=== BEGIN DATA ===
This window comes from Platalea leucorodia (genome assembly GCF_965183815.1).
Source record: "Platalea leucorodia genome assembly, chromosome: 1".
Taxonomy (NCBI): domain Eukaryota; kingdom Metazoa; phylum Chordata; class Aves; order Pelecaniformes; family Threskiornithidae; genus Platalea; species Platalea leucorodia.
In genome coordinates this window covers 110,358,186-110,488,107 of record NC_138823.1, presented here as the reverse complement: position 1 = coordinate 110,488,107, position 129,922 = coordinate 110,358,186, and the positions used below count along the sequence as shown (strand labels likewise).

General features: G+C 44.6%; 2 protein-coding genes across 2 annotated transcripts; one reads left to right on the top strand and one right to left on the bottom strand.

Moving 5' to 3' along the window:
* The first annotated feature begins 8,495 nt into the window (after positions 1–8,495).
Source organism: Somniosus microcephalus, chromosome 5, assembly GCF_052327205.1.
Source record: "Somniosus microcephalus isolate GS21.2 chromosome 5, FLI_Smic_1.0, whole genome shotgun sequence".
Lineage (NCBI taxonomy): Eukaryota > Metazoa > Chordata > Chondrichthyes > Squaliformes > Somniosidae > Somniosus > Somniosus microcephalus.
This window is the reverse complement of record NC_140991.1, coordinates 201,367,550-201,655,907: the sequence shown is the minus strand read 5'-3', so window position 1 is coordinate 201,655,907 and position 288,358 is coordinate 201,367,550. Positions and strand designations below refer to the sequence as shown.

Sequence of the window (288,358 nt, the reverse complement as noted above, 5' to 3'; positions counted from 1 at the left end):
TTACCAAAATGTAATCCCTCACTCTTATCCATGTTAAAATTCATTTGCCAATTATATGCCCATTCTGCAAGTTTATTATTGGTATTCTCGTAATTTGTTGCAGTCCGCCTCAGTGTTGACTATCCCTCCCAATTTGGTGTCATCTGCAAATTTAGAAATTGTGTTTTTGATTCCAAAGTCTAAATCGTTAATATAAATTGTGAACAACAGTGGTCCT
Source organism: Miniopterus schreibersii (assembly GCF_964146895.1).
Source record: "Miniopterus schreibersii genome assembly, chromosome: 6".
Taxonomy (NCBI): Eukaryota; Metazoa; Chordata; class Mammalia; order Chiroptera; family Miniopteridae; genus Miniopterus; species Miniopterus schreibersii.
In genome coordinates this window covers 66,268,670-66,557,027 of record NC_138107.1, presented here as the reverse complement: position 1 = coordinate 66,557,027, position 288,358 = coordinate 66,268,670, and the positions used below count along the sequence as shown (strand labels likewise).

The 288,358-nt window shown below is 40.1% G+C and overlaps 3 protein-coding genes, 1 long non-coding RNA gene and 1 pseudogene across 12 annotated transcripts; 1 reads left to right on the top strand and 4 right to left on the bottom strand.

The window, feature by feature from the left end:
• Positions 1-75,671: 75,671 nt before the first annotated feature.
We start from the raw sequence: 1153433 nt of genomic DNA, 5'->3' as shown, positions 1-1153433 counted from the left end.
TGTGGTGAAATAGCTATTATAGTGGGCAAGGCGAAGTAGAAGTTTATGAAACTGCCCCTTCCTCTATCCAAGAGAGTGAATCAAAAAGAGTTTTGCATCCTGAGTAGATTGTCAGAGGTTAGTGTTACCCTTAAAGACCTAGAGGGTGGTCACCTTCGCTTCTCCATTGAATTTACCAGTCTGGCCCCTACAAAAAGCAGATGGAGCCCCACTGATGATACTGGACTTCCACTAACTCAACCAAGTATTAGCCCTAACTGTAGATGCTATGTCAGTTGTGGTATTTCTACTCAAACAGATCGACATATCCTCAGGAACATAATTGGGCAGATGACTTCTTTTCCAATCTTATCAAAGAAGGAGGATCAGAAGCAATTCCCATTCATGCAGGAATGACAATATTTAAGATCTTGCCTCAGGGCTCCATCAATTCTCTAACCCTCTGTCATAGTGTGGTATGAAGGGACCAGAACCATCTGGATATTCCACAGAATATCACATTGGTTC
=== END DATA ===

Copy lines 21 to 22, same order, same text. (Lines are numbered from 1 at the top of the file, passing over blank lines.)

We start from the raw sequence: 1153433 nt of genomic DNA, 5'->3' as shown, positions 1-1153433 counted from the left end.
TGTGGTGAAATAGCTATTATAGTGGGCAAGGCGAAGTAGAAGTTTATGAAACTGCCCCTTCCTCTATCCAAGAGAGTGAATCAAAAAGAGTTTTGCATCCTGAGTAGATTGTCAGAGGTTAGTGTTACCCTTAAAGACCTAGAGGGTGGTCACCTTCGCTTCTCCATTGAATTTACCAGTCTGGCCCCTACAAAAAGCAGATGGAGCCCCACTGATGATACTGGACTTCCACTAACTCAACCAAGTATTAGCCCTAACTGTAGATGCTATGTCAGTTGTGGTATTTCTACTCAAACAGATCGACATATCCTCAGGAACATAATTGGGCAGATGACTTCTTTTCCAATCTTATCAAAGAAGGAGGATCAGAAGCAATTCCCATTCATGCAGGAATGACAATATTTAAGATCTTGCCTCAGGGCTCCATCAATTCTCTAACCCTCTGTCATAGTGTGGTATGAAGGGACCAGAACCATCTGGATATTCCACAGAATATCACATTGGTTC